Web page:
In fact I almost wish all the others up the street had not been so perfectly revived themselves. Though the window back into time which they provide is interesting, I wish living families with children were still in these homes, even at the price of historically inaccurate doorknobs or windows glowing blue with television, rather than that Lincoln's part of the town should be the so pristine, still and dead. Our park service guides lamented to us that, before the government began buying up the four block area with preservation in mind, there had been not only real people's, non-1860 homes all around but also "a Piggly-Wiggly" (tacky grocery store chain) cheek by jowl with the Lincoln shrine. Well, what if there was?  People need groceries, and Lincoln, ex-store clerk, was nothing if not sympathetic to the human comedy. By this lofty argument, however, I should not complain about the mishmash effect of Springfield's architecture taken altogether. People need parking garages, and hotels.

A final thought, prompted by the scenery on a warm spring day. Springfield gives the strange impression that it would never have remained the state capitol were it not for Abraham Lincoln's presence here. The seat of Illinois government, already four or five times removed from more rural locales before arriving here in the 1840s, would have naturally moved on again. The mishmash, the isolation and the ghostliness are un-capital-like. And then, the rolling up of sidewalks on Saturday night is another matter. 

Monday, April 11, 2011

Field trip -- the drive to Springfield

Illinois does go on for miles and miles, hours and hours. Photographs of a farm beside the highway, and another farm past it in the distance, and a third and fourth in yet further distances, still don't convey the endless expanse of land and sky. Imagine walking through here beside a creaking, slow- moving covered wagon, when all the land was prairie cut through with meandering small creeks burbling down in the grasses. They named them "Vermilion" or "Money." I think scenery like this is the reason why, the few times in my life that I've seen mountains, I have found them weirdly disturbing and almost confining. Beautiful of course, but still. Imagine never being able to see the horizon.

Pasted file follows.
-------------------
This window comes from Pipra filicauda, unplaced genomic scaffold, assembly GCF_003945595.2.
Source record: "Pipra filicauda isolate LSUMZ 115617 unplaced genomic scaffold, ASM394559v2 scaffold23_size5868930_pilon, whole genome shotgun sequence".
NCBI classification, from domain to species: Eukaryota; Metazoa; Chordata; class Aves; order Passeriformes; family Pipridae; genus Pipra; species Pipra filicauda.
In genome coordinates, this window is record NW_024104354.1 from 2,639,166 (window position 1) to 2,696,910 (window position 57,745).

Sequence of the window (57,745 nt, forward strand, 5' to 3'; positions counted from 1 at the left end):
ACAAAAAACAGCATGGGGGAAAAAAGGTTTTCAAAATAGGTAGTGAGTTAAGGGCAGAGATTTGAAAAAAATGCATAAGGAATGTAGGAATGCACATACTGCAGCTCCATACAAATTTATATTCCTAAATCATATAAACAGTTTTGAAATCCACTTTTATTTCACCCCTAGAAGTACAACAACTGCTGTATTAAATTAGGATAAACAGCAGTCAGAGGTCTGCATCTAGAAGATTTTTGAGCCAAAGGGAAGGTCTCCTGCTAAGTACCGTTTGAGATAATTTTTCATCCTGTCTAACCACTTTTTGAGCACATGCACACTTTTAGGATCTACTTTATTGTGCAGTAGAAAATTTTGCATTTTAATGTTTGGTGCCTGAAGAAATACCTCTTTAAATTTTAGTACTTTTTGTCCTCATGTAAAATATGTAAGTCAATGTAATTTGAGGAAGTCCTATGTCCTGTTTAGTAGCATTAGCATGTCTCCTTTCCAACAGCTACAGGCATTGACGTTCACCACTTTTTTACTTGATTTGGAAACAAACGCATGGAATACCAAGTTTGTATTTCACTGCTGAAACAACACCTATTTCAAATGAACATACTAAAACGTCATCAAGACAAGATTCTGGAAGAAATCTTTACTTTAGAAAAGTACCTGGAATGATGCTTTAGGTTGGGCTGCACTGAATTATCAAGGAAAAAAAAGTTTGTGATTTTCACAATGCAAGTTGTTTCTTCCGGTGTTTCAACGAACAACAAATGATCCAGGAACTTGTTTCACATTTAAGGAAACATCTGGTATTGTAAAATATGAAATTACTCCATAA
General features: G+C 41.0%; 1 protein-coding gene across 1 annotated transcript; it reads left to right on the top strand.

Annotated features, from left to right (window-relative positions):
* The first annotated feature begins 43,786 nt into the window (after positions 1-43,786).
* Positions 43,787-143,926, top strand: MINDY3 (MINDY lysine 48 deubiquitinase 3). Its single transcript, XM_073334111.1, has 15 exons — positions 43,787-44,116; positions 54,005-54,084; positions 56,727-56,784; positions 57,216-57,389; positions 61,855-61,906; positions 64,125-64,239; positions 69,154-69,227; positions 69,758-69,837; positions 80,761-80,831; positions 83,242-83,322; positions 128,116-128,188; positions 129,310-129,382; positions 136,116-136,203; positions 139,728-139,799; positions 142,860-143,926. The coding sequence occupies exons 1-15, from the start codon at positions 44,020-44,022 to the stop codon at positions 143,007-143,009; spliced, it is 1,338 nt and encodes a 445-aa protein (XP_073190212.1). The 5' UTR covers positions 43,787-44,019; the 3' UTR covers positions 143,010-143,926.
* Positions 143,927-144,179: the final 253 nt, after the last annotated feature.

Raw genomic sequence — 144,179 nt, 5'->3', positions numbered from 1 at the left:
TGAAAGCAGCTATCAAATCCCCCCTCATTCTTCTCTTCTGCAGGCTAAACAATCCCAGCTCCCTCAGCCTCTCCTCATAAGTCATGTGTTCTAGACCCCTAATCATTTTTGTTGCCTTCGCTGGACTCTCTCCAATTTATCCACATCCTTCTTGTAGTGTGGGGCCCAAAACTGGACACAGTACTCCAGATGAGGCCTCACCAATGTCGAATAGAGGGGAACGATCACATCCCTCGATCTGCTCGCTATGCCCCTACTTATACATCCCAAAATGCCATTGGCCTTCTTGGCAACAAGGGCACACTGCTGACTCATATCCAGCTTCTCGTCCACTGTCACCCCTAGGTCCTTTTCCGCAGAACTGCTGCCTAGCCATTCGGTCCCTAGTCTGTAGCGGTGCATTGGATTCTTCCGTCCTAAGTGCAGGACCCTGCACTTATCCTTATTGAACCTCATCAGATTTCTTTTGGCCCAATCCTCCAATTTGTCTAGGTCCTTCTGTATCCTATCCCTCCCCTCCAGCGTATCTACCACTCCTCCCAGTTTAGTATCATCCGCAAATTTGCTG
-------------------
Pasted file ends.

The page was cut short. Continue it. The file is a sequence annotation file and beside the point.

Then again, imagine reaching a certain point -- right here -- and deciding, this is a good place to stop. We'll live here. Or, imagine deciding, no, let's go on walking for two or three more months and settle in Nebraska ... or Utah ... or Oregon.Who knows? Maybe some people in the wagon trains were thinking, I'd like to live near mountains. Or the sea.

The change in the look of growing things was noticeable once we reached a certain point south. The spring day was unusually warm everywhere, but beyond a certain point, the meager springtime colors of our northern part of the state changed, from the grays and browns of bare trees and plowed fields, the bright tans of last year's grasses and the deep reds of the almost budding trees, to a more uniform stippling of the palest green along the treetops and in the underbrush in the woods zooming by. Had we passed, in our drive, from what the gardener knows as USDA Zone 5 to Zone 6? In Springfield -- yes! the excitements of the capital were our destination -- things had gone even further. A few flowering crabapples were in full bloom, and a magnolia across the street from Abraham Lincoln's house had already dropped most of its petals. Then there was this odd thing.

This tree graces the site of Lincoln's first law offices in downtown Springfield. On the building next to it, in the picture below, happens to be a reproduction of a flowery painting by Vachel Lindsay, who struggles to be the second-most significant figure ever to come from the town. Poor fellow, it's not his fault. What can one do, when one is a forgotten poet-artist who happens to share a bit of biographical coincidence with an incomprehensibly epochal figure? By way of thought experiment: who, for example, counts as the second most important man from Stratford-on-Avon? Answer comes there none.